A lawsuit brought in Britain could not only have serious consequences for British MasterCard holders, but if successful could have massive fallout worldwide.
The case – which is the largest in British history – alleges the payments company charged unlawfully high fees to stores when shoppers used their debit or credit cards, and these fees were passed on to consumers by way of higher prices.
The suit, brought by the former chief financial services ombudsman, contends that this was an invisible tax and Master Card behaved disgracefully in this and was damaging UK consumers.
The lawsuit comes after the European Union’s antitrust regulator found in 2014 MasterCard’s fees to store owners to process international payments within the EU were excessive.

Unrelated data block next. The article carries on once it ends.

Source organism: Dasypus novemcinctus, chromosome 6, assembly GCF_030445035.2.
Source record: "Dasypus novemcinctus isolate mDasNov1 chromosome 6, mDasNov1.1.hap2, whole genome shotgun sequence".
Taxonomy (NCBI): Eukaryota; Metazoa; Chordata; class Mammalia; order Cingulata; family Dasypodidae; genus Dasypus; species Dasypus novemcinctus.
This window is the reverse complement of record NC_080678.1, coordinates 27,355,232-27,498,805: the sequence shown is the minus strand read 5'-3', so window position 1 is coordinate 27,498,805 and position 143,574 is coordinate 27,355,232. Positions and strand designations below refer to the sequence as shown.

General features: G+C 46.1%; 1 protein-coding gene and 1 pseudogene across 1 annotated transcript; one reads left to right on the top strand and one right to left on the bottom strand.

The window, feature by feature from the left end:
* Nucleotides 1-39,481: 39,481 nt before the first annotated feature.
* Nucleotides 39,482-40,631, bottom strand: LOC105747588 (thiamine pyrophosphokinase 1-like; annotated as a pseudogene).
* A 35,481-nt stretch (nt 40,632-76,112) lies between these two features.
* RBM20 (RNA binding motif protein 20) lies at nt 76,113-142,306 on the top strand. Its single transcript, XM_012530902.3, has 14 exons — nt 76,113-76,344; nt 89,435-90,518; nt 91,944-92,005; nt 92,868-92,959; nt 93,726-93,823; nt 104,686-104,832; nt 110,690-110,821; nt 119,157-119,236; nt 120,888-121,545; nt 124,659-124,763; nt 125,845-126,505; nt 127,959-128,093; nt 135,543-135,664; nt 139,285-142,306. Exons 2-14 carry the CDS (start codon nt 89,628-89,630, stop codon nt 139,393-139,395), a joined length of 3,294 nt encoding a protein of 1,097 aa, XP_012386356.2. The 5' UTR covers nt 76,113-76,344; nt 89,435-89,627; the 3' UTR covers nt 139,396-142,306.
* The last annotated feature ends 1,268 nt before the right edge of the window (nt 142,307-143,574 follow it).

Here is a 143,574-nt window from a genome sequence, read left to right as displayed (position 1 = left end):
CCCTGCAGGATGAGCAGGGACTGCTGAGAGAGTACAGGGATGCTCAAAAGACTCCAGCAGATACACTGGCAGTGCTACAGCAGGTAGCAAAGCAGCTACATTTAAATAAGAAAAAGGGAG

If the Canadian equivalent $25 billion dollar suit is successful and shared equally by the number of eligible claimants, then without having to join the suit or share any of the expense of litigation, each person would automatically receive the Canadian equivalent of about $520 each.
MasterCard said in a statement it denied any wrongdoing and would vigorously defend the suit.
The case is not expected to go to trial until 2018 and could be settled before then, but the shock waves of this case, if successful, could see similar action in many different countries where MasterCard does business.